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I am about to grant one of my PCs an item that has properties similar to a Robe of Eyes. I am also planning to introduce some Basilisk-like monsters at some point in the near future. So, I'm trying to resolve how I'm going to handle the Robe of Eyes drawback in relation to the Basilisk's Petrifying Gaze.

Robe of Eyes

The eyes on the robe can't be closed or averted. Although you can close or avert your own eyes, you are never considered to be doing so while wearing this robe.

Basilisk's Petrifying Gaze

A creature that isn't surprised can avert its eyes to avoid the saving throw at the start of its turn. If it does so, it can't see the basilisk until the start of its next turn, when it can avert its eyes again. If it looks at the basilisk in the meantime, it must immediately make the save.

It seems very clear to me that a creature wearing the Robe of Eyes cannot avert their eyes to avoid seeing the Basilisk and thus being subject to the saves to avoid becoming Restrained and subsequently Petrified.

What I'm not sure of is exactly how best to let the player avoid this. I want the drawback to be meaningful, but not to completely screw them over.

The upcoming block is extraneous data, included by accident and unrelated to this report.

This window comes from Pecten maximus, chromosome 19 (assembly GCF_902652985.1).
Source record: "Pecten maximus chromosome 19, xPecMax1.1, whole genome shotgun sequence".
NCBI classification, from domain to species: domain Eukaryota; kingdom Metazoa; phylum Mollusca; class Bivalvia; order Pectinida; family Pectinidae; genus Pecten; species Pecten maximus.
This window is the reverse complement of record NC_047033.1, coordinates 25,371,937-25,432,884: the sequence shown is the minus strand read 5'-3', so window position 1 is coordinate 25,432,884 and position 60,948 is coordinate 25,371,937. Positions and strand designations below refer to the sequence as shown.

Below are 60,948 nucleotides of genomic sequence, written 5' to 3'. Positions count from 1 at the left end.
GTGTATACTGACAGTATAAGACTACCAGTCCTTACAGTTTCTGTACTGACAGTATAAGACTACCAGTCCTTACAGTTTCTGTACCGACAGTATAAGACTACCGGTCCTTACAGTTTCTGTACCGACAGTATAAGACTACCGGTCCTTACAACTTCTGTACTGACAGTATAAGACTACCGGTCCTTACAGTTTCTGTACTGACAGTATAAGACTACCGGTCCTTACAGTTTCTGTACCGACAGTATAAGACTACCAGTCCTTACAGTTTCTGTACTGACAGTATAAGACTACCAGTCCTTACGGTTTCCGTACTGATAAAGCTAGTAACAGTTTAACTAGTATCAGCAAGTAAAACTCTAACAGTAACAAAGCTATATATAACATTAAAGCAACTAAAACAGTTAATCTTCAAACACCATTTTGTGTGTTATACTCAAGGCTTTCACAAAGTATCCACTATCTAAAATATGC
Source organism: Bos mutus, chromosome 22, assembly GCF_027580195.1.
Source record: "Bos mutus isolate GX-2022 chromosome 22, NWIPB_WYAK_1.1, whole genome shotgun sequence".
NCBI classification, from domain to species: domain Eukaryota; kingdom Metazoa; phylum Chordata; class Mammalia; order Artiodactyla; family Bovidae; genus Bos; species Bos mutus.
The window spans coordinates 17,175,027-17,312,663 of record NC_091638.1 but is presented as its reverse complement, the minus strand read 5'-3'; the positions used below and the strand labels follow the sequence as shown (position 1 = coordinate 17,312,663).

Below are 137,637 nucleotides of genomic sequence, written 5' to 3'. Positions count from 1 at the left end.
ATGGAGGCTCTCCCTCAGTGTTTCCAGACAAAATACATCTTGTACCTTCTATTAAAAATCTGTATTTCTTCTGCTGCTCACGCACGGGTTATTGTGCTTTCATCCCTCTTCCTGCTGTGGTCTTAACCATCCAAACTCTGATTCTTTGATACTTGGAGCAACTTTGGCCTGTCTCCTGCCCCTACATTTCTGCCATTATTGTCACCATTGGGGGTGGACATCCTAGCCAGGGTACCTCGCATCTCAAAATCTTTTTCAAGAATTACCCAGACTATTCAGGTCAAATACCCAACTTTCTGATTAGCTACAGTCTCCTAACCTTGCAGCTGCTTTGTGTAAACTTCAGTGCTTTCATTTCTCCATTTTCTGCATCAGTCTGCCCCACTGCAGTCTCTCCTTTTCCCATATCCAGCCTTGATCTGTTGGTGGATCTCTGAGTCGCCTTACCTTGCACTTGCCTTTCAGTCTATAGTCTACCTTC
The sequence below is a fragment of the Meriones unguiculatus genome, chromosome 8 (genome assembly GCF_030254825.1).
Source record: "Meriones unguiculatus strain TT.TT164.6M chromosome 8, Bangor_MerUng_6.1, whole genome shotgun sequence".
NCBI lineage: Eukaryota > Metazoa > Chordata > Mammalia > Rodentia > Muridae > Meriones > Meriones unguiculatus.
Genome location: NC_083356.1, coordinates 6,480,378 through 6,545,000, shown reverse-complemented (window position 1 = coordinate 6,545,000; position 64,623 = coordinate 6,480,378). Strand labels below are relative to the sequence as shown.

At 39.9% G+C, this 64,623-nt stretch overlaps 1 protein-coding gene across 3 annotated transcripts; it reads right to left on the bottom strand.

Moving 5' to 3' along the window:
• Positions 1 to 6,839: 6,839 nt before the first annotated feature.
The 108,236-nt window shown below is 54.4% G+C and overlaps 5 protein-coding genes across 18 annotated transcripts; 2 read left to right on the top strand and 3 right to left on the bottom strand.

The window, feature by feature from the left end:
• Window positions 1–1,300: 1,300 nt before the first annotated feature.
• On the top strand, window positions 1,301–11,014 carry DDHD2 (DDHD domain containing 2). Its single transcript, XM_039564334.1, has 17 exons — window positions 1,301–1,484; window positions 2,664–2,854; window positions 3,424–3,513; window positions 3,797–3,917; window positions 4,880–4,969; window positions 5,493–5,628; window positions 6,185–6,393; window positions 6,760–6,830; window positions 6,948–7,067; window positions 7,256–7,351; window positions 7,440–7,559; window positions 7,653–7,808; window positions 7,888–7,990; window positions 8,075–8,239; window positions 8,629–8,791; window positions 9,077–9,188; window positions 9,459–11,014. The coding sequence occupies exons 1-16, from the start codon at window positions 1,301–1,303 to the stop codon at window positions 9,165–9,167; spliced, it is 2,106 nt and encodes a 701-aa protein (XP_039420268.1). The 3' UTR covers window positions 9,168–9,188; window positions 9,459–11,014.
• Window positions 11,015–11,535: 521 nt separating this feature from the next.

My thought process is that they could use a free action to remove the robe which would then allow them to avert their eyes. However, I don't think they'd be able to do that quickly enough to avoid the first save. Logically, it seems like seeing something and looking away would be easier than seeing something, looking away, and then taking off a piece of clothing.

Of course, that'd mean there's a decent chance they'd become restrained before they could remove it. Then, if I'm reading the Basilisk correctly, they'd be subject to the second save to avoid becoming petrified on their next turn whether they averted their eyes after that or not.

First, have I read this correctly? Second, how might you resolve this in a way that makes the drawback meaningful, but also doesn't feel like I railroaded the PC into getting petrified?

FWIW, I had considered a DC15 or DC20 DEX ability check to determine whether the PC could take the thing off quickly enough to avoid the save, but I'm not sure if there's a better way.

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If you fail your first save against the basilisk's gaze, the second happens regardless of whether you can still see the basilisk.

Your reading of this rule is correct.

Now on to weightier matters - how do you make this encounter feel fair?

Give them warning signs.

The drawback that the robe of eyes has is quite deliberate and you shouldn't make it trivial to circumvent. What you need to do in this circumstance is offer the player the information necessary so that, if they're paying attention, they know they should probably remove the robe of eyes before they ever see a basilisk.